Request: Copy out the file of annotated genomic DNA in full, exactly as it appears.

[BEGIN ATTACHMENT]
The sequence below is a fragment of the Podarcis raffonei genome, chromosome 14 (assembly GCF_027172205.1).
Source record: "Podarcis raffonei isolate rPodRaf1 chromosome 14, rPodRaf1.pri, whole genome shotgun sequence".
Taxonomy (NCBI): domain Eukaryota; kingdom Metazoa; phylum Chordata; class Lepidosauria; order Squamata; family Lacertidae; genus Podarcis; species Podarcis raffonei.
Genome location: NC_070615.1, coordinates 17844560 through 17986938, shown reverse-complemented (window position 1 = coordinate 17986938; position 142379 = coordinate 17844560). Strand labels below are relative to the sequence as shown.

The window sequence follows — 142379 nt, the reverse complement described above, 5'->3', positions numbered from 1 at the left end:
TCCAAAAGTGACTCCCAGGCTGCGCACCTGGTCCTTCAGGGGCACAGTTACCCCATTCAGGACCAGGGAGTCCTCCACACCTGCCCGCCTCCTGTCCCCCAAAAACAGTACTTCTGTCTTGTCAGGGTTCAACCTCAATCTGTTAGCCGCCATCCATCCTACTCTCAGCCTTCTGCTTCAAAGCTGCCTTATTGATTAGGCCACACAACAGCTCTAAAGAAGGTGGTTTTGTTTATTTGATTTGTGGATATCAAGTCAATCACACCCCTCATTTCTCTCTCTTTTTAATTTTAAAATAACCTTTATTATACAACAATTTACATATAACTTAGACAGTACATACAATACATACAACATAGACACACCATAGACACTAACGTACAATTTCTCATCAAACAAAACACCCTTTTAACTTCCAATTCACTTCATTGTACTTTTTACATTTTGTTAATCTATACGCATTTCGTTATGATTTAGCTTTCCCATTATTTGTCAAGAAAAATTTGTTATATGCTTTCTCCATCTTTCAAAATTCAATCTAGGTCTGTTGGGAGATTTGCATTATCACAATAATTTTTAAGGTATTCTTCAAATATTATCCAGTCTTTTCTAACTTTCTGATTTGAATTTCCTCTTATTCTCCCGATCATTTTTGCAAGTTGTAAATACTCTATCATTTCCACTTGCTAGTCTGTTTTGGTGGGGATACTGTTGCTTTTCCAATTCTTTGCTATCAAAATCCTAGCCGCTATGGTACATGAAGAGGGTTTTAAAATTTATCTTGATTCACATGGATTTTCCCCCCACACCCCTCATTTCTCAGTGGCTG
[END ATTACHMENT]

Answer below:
The sequence below is a fragment of the Podarcis raffonei genome, chromosome 14 (assembly GCF_027172205.1).
Source record: "Podarcis raffonei isolate rPodRaf1 chromosome 14, rPodRaf1.pri, whole genome shotgun sequence".
Taxonomy (NCBI): domain Eukaryota; kingdom Metazoa; phylum Chordata; class Lepidosauria; order Squamata; family Lacertidae; genus Podarcis; species Podarcis raffonei.
Genome location: NC_070615.1, coordinates 17844560 through 17986938, shown reverse-complemented (window position 1 = coordinate 17986938; position 142379 = coordinate 17844560). Strand labels below are relative to the sequence as shown.

The window sequence follows — 142379 nt, the reverse complement described above, 5'->3', positions numbered from 1 at the left end:
TCCAAAAGTGACTCCCAGGCTGCGCACCTGGTCCTTCAGGGGCACAGTTACCCCATTCAGGACCAGGGAGTCCTCCACACCTGCCCGCCTCCTGTCCCCCAAAAACAGTACTTCTGTCTTGTCAGGGTTCAACCTCAATCTGTTAGCCGCCATCCATCCTACTCTCAGCCTTCTGCTTCAAAGCTGCCTTATTGATTAGGCCACACAACAGCTCTAAAGAAGGTGGTTTTGTTTATTTGATTTGTGGATATCAAGTCAATCACACCCCTCATTTCTCTCTCTTTTTAATTTTAAAATAACCTTTATTATACAACAATTTACATATAACTTAGACAGTACATACAATACATACAACATAGACACACCATAGACACTAACGTACAATTTCTCATCAAACAAAACACCCTTTTAACTTCCAATTCACTTCATTGTACTTTTTACATTTTGTTAATCTATACGCATTTCGTTATGATTTAGCTTTCCCATTATTTGTCAAGAAAAATTTGTTATATGCTTTCTCCATCTTTCAAAATTCAATCTAGGTCTGTTGGGAGATTTGCATTATCACAATAATTTTTAAGGTATTCTTCAAATATTATCCAGTCTTTTCTAACTTTCTGATTTGAATTTCCTCTTATTCTCCCGATCATTTTTGCAAGTTGTAAATACTCTATCATTTCCACTTGCTAGTCTGTTTTGGTGGGGATACTGTTGCTTTTCCAATTCTTTGCTATCAAAATCCTAGCCGCTATGGTACATGAAGAGGGTTTTAAAATTTATCTTGATTCACATGGATTTTCCCCCCACACCCCTCATTTCTCAGTGGCTG